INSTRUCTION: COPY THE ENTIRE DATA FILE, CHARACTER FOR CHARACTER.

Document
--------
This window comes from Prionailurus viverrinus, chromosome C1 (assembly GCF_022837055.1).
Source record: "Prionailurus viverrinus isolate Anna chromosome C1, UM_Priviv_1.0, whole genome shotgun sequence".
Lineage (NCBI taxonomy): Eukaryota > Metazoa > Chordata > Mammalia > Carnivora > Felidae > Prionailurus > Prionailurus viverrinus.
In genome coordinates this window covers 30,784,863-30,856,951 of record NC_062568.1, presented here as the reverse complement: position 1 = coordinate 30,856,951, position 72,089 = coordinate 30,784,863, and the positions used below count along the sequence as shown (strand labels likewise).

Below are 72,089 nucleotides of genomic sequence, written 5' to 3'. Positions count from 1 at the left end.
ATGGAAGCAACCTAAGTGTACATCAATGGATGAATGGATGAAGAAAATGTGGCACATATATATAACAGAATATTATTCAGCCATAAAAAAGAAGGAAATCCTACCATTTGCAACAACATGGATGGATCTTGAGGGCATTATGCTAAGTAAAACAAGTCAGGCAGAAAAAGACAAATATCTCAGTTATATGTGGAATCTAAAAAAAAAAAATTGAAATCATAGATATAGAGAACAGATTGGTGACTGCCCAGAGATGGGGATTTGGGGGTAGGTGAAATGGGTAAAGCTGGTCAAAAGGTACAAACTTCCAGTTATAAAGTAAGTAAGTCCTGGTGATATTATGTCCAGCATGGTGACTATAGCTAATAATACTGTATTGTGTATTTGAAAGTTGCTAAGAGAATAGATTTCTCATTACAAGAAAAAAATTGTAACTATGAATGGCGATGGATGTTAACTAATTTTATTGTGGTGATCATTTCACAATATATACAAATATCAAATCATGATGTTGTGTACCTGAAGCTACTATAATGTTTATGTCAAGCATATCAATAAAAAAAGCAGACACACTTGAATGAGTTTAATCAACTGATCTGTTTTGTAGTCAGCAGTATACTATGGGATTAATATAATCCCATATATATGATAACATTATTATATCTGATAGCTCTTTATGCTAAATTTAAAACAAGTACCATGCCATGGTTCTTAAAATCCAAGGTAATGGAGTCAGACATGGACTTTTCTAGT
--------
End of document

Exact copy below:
This window comes from Prionailurus viverrinus, chromosome C1 (assembly GCF_022837055.1).
Source record: "Prionailurus viverrinus isolate Anna chromosome C1, UM_Priviv_1.0, whole genome shotgun sequence".
Lineage (NCBI taxonomy): Eukaryota > Metazoa > Chordata > Mammalia > Carnivora > Felidae > Prionailurus > Prionailurus viverrinus.
In genome coordinates this window covers 30,784,863-30,856,951 of record NC_062568.1, presented here as the reverse complement: position 1 = coordinate 30,856,951, position 72,089 = coordinate 30,784,863, and the positions used below count along the sequence as shown (strand labels likewise).

Below are 72,089 nucleotides of genomic sequence, written 5' to 3'. Positions count from 1 at the left end.
ATGGAAGCAACCTAAGTGTACATCAATGGATGAATGGATGAAGAAAATGTGGCACATATATATAACAGAATATTATTCAGCCATAAAAAAGAAGGAAATCCTACCATTTGCAACAACATGGATGGATCTTGAGGGCATTATGCTAAGTAAAACAAGTCAGGCAGAAAAAGACAAATATCTCAGTTATATGTGGAATCTAAAAAAAAAAAATTGAAATCATAGATATAGAGAACAGATTGGTGACTGCCCAGAGATGGGGATTTGGGGGTAGGTGAAATGGGTAAAGCTGGTCAAAAGGTACAAACTTCCAGTTATAAAGTAAGTAAGTCCTGGTGATATTATGTCCAGCATGGTGACTATAGCTAATAATACTGTATTGTGTATTTGAAAGTTGCTAAGAGAATAGATTTCTCATTACAAGAAAAAAATTGTAACTATGAATGGCGATGGATGTTAACTAATTTTATTGTGGTGATCATTTCACAATATATACAAATATCAAATCATGATGTTGTGTACCTGAAGCTACTATAATGTTTATGTCAAGCATATCAATAAAAAAAGCAGACACACTTGAATGAGTTTAATCAACTGATCTGTTTTGTAGTCAGCAGTATACTATGGGATTAATATAATCCCATATATATGATAACATTATTATATCTGATAGCTCTTTATGCTAAATTTAAAACAAGTACCATGCCATGGTTCTTAAAATCCAAGGTAATGGAGTCAGACATGGACTTTTCTAGT